Arsenite Schism

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The Arsenite Schism was a schism within the Church of Constantinople that resulted from the refusal of Patriarch Arsenius to remove the sentence of excommunication from Michael VIII Palaiologos for his blinding of the child emperor John IV Laskaris in 1261.

Michael Palaiologos, with a distinguished genealogy among the aristocracy of Constantinople, became the joint guardian for the eight-year old emperor John IV Doukas Laskaris together with Patriarch Arsenius following a coup in 1258, after the death of emperor Theodore II Doukas Laskaris. On January 1, 1259, Michael was proclaimed co-emperor as Michael VIII Palaiologos.

After the capture of Constantinople from the last Latin emperor, Baldwin II, on July 25, 1261, Michael VIII returned to Constantinople on August 15 from Nicea without the young co-emperor John IV. There, he was crowned emperor with his son Andronikos II Palaiologos as co-emperor. In December 1261, Michael VIII had John IV blinded so that he was no longer eligible to be emperor and, then, had him sent to a monastery.

For this act, Patr. Arsenius excommunicated Michael VIII. Unable to reconcile their differences, emperor Michael deposed Patr. Arsenius, in 1265, and exiled him to Prokonessos in the Sea of Marmara. Arsenius' deposition was the start of the "arsenite schism". To replace Arsenius, Michael appointed Germanus patriarch as Germanus III. Patr. Arsenius was well connected with supporters in the monastic community in addition to those that supported the Laskarid dynasty. The supporters of Patr. Arsenius strongly opposed the uncanonical appointment of Germanus. Their opposition resulted in him submitting his resignation as patriarch in 1266.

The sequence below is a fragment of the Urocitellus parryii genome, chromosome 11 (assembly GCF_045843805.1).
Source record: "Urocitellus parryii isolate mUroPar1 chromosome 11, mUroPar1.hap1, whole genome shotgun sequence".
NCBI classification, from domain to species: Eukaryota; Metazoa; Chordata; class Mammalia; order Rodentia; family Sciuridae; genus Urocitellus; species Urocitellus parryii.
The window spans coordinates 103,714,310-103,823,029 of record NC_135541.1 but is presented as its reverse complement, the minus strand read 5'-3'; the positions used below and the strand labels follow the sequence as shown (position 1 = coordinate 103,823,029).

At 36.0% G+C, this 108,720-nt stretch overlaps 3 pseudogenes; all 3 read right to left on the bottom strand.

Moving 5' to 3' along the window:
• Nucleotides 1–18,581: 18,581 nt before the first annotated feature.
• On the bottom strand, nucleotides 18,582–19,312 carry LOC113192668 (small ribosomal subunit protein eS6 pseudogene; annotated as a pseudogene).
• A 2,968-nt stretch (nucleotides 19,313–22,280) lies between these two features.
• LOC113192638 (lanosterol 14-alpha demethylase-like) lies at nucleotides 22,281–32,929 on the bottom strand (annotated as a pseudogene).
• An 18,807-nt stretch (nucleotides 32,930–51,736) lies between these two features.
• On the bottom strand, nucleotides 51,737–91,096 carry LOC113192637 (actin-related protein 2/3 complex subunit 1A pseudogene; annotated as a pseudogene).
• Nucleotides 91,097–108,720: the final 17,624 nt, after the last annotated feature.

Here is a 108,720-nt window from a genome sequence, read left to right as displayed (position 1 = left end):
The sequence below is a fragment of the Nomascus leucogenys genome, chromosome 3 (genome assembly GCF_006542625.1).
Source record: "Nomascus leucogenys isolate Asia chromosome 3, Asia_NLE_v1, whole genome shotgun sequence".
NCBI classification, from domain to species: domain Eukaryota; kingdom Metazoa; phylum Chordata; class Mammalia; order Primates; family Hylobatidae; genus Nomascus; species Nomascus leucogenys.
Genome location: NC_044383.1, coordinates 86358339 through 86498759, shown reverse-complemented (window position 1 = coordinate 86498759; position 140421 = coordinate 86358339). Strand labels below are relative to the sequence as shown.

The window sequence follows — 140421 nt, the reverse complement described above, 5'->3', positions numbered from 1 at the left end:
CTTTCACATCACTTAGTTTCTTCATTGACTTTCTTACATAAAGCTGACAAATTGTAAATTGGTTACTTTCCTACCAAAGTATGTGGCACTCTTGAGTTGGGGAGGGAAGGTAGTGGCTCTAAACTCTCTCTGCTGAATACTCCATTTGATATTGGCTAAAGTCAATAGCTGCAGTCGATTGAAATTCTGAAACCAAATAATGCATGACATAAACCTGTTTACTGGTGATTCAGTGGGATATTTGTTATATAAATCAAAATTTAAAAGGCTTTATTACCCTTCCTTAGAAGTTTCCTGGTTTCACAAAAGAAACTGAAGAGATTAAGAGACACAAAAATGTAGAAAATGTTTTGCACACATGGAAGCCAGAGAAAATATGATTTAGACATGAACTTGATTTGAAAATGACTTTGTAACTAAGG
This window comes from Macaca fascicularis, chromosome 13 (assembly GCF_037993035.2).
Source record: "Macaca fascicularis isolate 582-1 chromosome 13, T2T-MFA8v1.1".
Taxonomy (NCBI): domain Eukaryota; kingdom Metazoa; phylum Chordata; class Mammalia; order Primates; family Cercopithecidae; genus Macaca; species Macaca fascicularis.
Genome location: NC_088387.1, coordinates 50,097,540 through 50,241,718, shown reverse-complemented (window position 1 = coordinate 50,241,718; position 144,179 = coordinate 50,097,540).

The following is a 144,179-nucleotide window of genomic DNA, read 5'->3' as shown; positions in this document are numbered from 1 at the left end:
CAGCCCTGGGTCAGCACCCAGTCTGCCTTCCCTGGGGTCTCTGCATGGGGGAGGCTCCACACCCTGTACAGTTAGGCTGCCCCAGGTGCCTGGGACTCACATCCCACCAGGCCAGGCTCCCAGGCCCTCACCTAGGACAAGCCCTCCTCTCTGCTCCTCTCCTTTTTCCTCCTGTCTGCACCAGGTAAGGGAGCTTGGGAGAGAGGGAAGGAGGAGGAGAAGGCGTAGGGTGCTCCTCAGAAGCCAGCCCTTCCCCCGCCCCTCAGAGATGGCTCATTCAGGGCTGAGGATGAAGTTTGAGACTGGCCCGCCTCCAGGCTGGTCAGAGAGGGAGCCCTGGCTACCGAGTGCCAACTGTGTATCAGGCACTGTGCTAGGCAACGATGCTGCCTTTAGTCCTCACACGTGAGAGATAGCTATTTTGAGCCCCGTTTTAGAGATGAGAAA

After Patr. Germanus' resignation, emperor Michael VIII appointed his confessor, Joseph, as Germanus' successor in 1267. Patr. Joseph I quickly absolved emperor Michael of blinding John Laskaris and lifted the excommunication imposed by Patr. Arsenius.

Supporters of Patr. Arsenius strongly rejected and opposed Patriarch Joseph and the Emperor, creating a split between the Arsenites and the imperial patriarchate. Their actions were based on personal loyalty as well as the canon law of the Church. This schism was exacerbated by the support given by emperor Michael and Patr. Joseph toward a union of East with the West at the Second Council of Lyons, which was seen as a further betrayal of Orthodoxy. The schism between the Arsenites and the imperial Church lasted until 1310, a period of 45 years after Arsenius' deposition and 16 years after his death. The reconciliation was concluded during the patriarchate of Patr. Nephon I, which finally ended the schism.

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